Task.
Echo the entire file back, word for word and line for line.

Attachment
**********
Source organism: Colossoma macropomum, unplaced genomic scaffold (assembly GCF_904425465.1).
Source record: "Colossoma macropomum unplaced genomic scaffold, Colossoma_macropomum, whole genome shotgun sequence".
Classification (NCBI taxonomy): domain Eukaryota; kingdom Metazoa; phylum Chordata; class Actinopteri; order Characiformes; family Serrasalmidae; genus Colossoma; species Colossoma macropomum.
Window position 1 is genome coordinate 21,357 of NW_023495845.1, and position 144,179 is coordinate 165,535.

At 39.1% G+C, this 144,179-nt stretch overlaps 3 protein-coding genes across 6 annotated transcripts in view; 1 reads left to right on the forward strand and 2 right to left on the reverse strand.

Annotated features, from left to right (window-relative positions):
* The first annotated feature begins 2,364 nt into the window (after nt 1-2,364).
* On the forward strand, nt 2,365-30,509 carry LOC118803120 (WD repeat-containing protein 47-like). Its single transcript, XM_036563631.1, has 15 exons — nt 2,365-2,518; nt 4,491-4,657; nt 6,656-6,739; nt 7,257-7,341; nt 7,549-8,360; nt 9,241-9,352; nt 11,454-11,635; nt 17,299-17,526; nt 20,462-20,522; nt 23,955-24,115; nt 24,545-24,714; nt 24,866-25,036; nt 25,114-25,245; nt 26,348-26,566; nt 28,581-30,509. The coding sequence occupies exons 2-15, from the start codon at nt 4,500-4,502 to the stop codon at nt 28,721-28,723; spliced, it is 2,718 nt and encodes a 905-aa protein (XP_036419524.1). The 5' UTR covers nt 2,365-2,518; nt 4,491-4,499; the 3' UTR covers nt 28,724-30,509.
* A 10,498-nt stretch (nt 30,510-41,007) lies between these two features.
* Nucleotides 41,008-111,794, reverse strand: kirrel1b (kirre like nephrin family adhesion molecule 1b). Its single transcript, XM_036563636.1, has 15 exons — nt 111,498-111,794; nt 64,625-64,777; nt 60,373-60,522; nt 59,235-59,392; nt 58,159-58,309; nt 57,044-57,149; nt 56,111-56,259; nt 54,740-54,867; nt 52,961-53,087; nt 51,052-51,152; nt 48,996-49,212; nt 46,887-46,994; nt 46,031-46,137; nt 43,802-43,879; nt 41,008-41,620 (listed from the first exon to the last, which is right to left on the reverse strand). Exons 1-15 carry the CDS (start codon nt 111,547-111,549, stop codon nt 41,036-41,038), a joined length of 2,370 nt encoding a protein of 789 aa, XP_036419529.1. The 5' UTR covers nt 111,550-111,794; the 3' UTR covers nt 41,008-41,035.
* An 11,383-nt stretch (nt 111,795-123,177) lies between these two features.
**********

Source organism: Colossoma macropomum, unplaced genomic scaffold (assembly GCF_904425465.1).
Source record: "Colossoma macropomum unplaced genomic scaffold, Colossoma_macropomum, whole genome shotgun sequence".
Classification (NCBI taxonomy): domain Eukaryota; kingdom Metazoa; phylum Chordata; class Actinopteri; order Characiformes; family Serrasalmidae; genus Colossoma; species Colossoma macropomum.
Window position 1 is genome coordinate 21,357 of NW_023495845.1, and position 144,179 is coordinate 165,535.

At 39.1% G+C, this 144,179-nt stretch overlaps 3 protein-coding genes across 6 annotated transcripts in view; 1 reads left to right on the forward strand and 2 right to left on the reverse strand.

Annotated features, from left to right (window-relative positions):
* The first annotated feature begins 2,364 nt into the window (after nt 1-2,364).
* On the forward strand, nt 2,365-30,509 carry LOC118803120 (WD repeat-containing protein 47-like). Its single transcript, XM_036563631.1, has 15 exons — nt 2,365-2,518; nt 4,491-4,657; nt 6,656-6,739; nt 7,257-7,341; nt 7,549-8,360; nt 9,241-9,352; nt 11,454-11,635; nt 17,299-17,526; nt 20,462-20,522; nt 23,955-24,115; nt 24,545-24,714; nt 24,866-25,036; nt 25,114-25,245; nt 26,348-26,566; nt 28,581-30,509. The coding sequence occupies exons 2-15, from the start codon at nt 4,500-4,502 to the stop codon at nt 28,721-28,723; spliced, it is 2,718 nt and encodes a 905-aa protein (XP_036419524.1). The 5' UTR covers nt 2,365-2,518; nt 4,491-4,499; the 3' UTR covers nt 28,724-30,509.
* A 10,498-nt stretch (nt 30,510-41,007) lies between these two features.
* Nucleotides 41,008-111,794, reverse strand: kirrel1b (kirre like nephrin family adhesion molecule 1b). Its single transcript, XM_036563636.1, has 15 exons — nt 111,498-111,794; nt 64,625-64,777; nt 60,373-60,522; nt 59,235-59,392; nt 58,159-58,309; nt 57,044-57,149; nt 56,111-56,259; nt 54,740-54,867; nt 52,961-53,087; nt 51,052-51,152; nt 48,996-49,212; nt 46,887-46,994; nt 46,031-46,137; nt 43,802-43,879; nt 41,008-41,620 (listed from the first exon to the last, which is right to left on the reverse strand). Exons 1-15 carry the CDS (start codon nt 111,547-111,549, stop codon nt 41,036-41,038), a joined length of 2,370 nt encoding a protein of 789 aa, XP_036419529.1. The 5' UTR covers nt 111,550-111,794; the 3' UTR covers nt 41,008-41,035.
* An 11,383-nt stretch (nt 111,795-123,177) lies between these two features.